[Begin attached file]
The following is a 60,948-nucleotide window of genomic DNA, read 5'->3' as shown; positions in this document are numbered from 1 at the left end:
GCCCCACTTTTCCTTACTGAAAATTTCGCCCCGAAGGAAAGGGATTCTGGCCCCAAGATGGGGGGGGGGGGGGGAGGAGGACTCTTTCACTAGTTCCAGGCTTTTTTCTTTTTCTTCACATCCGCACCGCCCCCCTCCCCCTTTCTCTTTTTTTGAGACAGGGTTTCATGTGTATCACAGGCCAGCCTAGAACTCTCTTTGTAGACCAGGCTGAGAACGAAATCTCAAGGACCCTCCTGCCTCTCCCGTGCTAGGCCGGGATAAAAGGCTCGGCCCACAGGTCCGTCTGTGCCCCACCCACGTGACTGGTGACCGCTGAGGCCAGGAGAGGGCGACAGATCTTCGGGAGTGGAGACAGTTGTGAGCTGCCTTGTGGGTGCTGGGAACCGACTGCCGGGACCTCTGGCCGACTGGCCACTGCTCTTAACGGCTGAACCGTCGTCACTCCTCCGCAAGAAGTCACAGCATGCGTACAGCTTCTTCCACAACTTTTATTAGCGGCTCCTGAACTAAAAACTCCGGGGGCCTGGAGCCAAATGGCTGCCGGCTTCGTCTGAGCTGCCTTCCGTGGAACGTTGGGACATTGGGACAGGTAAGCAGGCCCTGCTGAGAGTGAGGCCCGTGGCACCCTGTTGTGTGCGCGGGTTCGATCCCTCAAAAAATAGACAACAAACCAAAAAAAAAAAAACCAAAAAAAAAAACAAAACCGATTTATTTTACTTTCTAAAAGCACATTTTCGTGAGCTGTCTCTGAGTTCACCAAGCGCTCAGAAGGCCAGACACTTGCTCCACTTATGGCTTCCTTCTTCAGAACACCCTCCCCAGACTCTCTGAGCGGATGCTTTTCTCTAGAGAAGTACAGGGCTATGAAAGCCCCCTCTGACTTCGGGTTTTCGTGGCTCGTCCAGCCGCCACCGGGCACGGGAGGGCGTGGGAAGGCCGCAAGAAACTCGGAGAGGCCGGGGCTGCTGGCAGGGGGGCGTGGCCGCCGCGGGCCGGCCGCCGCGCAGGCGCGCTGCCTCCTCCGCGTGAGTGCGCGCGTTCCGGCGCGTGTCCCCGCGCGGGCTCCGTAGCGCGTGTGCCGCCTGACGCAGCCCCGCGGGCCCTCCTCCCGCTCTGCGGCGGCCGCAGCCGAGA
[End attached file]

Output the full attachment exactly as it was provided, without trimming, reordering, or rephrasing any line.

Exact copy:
The following is a 60,948-nucleotide window of genomic DNA, read 5'->3' as shown; positions in this document are numbered from 1 at the left end:
GCCCCACTTTTCCTTACTGAAAATTTCGCCCCGAAGGAAAGGGATTCTGGCCCCAAGATGGGGGGGGGGGGGGGAGGAGGACTCTTTCACTAGTTCCAGGCTTTTTTCTTTTTCTTCACATCCGCACCGCCCCCCTCCCCCTTTCTCTTTTTTTGAGACAGGGTTTCATGTGTATCACAGGCCAGCCTAGAACTCTCTTTGTAGACCAGGCTGAGAACGAAATCTCAAGGACCCTCCTGCCTCTCCCGTGCTAGGCCGGGATAAAAGGCTCGGCCCACAGGTCCGTCTGTGCCCCACCCACGTGACTGGTGACCGCTGAGGCCAGGAGAGGGCGACAGATCTTCGGGAGTGGAGACAGTTGTGAGCTGCCTTGTGGGTGCTGGGAACCGACTGCCGGGACCTCTGGCCGACTGGCCACTGCTCTTAACGGCTGAACCGTCGTCACTCCTCCGCAAGAAGTCACAGCATGCGTACAGCTTCTTCCACAACTTTTATTAGCGGCTCCTGAACTAAAAACTCCGGGGGCCTGGAGCCAAATGGCTGCCGGCTTCGTCTGAGCTGCCTTCCGTGGAACGTTGGGACATTGGGACAGGTAAGCAGGCCCTGCTGAGAGTGAGGCCCGTGGCACCCTGTTGTGTGCGCGGGTTCGATCCCTCAAAAAATAGACAACAAACCAAAAAAAAAAAAACCAAAAAAAAAAACAAAACCGATTTATTTTACTTTCTAAAAGCACATTTTCGTGAGCTGTCTCTGAGTTCACCAAGCGCTCAGAAGGCCAGACACTTGCTCCACTTATGGCTTCCTTCTTCAGAACACCCTCCCCAGACTCTCTGAGCGGATGCTTTTCTCTAGAGAAGTACAGGGCTATGAAAGCCCCCTCTGACTTCGGGTTTTCGTGGCTCGTCCAGCCGCCACCGGGCACGGGAGGGCGTGGGAAGGCCGCAAGAAACTCGGAGAGGCCGGGGCTGCTGGCAGGGGGGCGTGGCCGCCGCGGGCCGGCCGCCGCGCAGGCGCGCTGCCTCCTCCGCGTGAGTGCGCGCGTTCCGGCGCGTGTCCCCGCGCGGGCTCCGTAGCGCGTGTGCCGCCTGACGCAGCCCCGCGGGCCCTCCTCCCGCTCTGCGGCGGCCGCAGCCGAGA